Head injuries, fractures, cuts and bruises: Those are some of the injuries that more than 200 riders of electric scooters — and those who were accidentally hit by or tripped over them — experienced over a year in two hospitals in Los Angeles, according to a new study published Friday in the medical journal JAMA Network Open.
The UCLA researchers found 249 people who were treated following electric scooter accidents at the two emergency departments participating in the one-year study. The majority of the people injured — 92% — were riders themselves, and only 4% of riders wore helmets. But the group also included pedestrians who were struck by scooter riders or who stumbled over a discarded scooter.
The hospitals involved were Ronald Reagan UCLA Medical Center in Westwood and UCLA Medical Center in Santa Monica.
Dr. Tarak Trivedi, the lead author of the study, is an electric scooter rider himself. As a physician, he once took care of a patient with a dislocated shoulder following an electric scooter accident at the same intersection he crossed on his way to work.
“If I were to have one of these injuries, I’d be out of commission for a while,” said Trivedi, an emergency medicine physician at UCLA and a fellow with the National Clinician Scholars Program.
So, he started keeping track of the types of e-scooter injuries coming into the ER.
Forty percent of those injured experienced head injuries, 32% experienced fractures, and 27% had cuts, bruises and sprains. Most people were treated and released, but 15 required overnight stays in the hospital and two required admission to the intensive care unit.
The research team also stationed itself at busy L.A. intersections, to find that of 193 e-scooter riders observed, 182 were not wearing a helmet.
As an observational study in just two emergency rooms, the new research can’t establish a concrete risk of injury per ride. That makes it difficult to compare the dangers of riding electric scooters with those of motor vehicle accidents. In addition, electric scooter companies don’t typically release the number of customers or rides, to the public.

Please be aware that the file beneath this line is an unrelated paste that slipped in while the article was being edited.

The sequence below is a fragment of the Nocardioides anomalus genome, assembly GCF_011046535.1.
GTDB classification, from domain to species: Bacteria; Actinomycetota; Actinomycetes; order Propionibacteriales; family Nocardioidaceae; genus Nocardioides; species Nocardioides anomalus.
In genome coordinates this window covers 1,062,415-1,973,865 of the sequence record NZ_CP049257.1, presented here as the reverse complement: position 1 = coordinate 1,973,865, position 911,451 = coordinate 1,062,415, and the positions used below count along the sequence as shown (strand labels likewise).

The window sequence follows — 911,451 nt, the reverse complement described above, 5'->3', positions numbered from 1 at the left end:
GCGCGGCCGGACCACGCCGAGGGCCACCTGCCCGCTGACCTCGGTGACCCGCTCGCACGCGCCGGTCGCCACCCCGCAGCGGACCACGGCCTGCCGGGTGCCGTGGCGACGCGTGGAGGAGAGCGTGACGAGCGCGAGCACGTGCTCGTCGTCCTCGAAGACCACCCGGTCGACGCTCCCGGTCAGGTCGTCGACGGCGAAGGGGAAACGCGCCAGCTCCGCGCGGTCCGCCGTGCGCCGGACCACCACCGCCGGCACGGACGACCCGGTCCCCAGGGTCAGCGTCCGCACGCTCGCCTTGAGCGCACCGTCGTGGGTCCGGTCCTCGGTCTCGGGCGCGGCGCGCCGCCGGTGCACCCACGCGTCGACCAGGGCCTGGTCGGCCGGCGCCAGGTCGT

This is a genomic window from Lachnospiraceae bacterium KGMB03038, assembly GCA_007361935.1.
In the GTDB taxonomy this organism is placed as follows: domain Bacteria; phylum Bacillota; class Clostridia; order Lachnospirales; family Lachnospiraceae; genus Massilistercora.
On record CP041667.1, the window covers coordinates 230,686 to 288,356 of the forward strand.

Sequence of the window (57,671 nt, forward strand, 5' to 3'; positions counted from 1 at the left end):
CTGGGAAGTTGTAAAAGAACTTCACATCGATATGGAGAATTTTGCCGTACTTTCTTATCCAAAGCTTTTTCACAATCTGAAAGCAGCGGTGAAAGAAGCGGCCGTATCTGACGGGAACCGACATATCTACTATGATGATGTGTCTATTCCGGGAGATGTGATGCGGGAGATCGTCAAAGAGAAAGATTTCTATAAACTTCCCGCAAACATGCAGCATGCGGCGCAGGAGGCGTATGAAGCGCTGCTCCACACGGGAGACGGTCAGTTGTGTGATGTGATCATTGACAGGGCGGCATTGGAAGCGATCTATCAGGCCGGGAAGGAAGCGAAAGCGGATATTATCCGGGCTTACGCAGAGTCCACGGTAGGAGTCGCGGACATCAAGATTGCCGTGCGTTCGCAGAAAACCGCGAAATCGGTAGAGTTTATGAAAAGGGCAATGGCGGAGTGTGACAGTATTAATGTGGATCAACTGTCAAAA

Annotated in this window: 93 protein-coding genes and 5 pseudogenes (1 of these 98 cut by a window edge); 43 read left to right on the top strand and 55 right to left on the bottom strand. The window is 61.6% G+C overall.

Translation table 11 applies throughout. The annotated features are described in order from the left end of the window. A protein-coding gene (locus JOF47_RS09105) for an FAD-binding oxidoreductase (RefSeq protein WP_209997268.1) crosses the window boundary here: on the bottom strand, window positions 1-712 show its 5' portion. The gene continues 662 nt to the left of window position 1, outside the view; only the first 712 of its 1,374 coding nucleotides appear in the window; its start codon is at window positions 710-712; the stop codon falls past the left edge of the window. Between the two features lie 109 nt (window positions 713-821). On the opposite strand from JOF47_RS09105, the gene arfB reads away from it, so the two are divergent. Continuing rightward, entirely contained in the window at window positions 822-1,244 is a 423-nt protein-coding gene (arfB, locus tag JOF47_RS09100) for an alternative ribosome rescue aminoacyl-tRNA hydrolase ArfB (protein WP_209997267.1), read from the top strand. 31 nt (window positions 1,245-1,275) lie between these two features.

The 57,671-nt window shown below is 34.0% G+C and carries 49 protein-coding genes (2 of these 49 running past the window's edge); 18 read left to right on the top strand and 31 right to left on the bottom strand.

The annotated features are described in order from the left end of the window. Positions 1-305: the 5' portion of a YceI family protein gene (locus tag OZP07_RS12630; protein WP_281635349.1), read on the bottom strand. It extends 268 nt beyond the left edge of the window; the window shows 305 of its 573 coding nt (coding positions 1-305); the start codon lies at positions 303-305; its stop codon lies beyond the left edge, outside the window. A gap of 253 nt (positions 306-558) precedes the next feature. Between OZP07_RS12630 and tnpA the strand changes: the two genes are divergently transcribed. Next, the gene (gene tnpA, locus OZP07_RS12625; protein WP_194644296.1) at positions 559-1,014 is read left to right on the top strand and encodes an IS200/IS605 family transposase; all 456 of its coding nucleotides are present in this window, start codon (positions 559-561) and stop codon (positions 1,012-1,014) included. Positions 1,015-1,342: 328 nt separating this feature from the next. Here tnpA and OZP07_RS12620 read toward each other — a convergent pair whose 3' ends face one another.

“[The study] fails to take into account the sheer number of e-scooter trips taken — the number of injuries reported would amount to a fraction of one percent of the total number of e-scooter rides,” Paul Steely White, director of safety policy and advocacy at scooter company Bird, said in a statement. “Moreover, the report fails to put e-scooter injuries into context as they relate to the high number and severity of injuries and deaths caused by motorcycles and automobiles.”
Bird and Lime, both leading electric scooter companies, expressed their commitment to rider and community safety.
“That’s why every day we’re innovating on technology, infrastructure and education to set the standard for micromobility safety,” a Lime representative said in a statement to CNN.
As an emergency room provider, Travedi realizes an expanding market for electric scooters inevitably means at least some injuries.
He urges riders, companies and policy makers to take the risks seriously.
“Of course there are going to be injuries,” Travedi said, “but we have to do everything we can to prevent them.”